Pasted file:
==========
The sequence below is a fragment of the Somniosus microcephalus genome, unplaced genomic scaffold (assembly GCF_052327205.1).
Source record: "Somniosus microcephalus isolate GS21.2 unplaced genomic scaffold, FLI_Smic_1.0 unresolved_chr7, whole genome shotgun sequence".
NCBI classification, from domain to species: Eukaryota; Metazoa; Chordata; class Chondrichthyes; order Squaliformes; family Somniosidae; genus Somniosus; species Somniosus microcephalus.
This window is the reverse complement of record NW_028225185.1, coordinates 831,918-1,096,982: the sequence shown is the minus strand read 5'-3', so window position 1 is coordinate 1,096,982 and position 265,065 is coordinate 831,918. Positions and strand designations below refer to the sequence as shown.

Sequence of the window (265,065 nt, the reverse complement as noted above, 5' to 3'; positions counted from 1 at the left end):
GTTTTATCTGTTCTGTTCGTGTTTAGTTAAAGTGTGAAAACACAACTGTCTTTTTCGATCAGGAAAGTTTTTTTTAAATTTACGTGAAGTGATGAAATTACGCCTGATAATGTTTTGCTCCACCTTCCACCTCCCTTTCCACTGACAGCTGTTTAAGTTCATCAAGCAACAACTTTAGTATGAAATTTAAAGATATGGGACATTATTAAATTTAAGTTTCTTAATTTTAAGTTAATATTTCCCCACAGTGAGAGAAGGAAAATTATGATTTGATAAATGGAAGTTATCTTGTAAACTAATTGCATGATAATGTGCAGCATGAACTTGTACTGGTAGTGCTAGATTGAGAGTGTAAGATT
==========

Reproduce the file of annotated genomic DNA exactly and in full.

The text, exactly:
The sequence below is a fragment of the Somniosus microcephalus genome, unplaced genomic scaffold (assembly GCF_052327205.1).
Source record: "Somniosus microcephalus isolate GS21.2 unplaced genomic scaffold, FLI_Smic_1.0 unresolved_chr7, whole genome shotgun sequence".
NCBI classification, from domain to species: Eukaryota; Metazoa; Chordata; class Chondrichthyes; order Squaliformes; family Somniosidae; genus Somniosus; species Somniosus microcephalus.
This window is the reverse complement of record NW_028225185.1, coordinates 831,918-1,096,982: the sequence shown is the minus strand read 5'-3', so window position 1 is coordinate 1,096,982 and position 265,065 is coordinate 831,918. Positions and strand designations below refer to the sequence as shown.

Sequence of the window (265,065 nt, the reverse complement as noted above, 5' to 3'; positions counted from 1 at the left end):
GTTTTATCTGTTCTGTTCGTGTTTAGTTAAAGTGTGAAAACACAACTGTCTTTTTCGATCAGGAAAGTTTTTTTTAAATTTACGTGAAGTGATGAAATTACGCCTGATAATGTTTTGCTCCACCTTCCACCTCCCTTTCCACTGACAGCTGTTTAAGTTCATCAAGCAACAACTTTAGTATGAAATTTAAAGATATGGGACATTATTAAATTTAAGTTTCTTAATTTTAAGTTAATATTTCCCCACAGTGAGAGAAGGAAAATTATGATTTGATAAATGGAAGTTATCTTGTAAACTAATTGCATGATAATGTGCAGCATGAACTTGTACTGGTAGTGCTAGATTGAGAGTGTAAGATT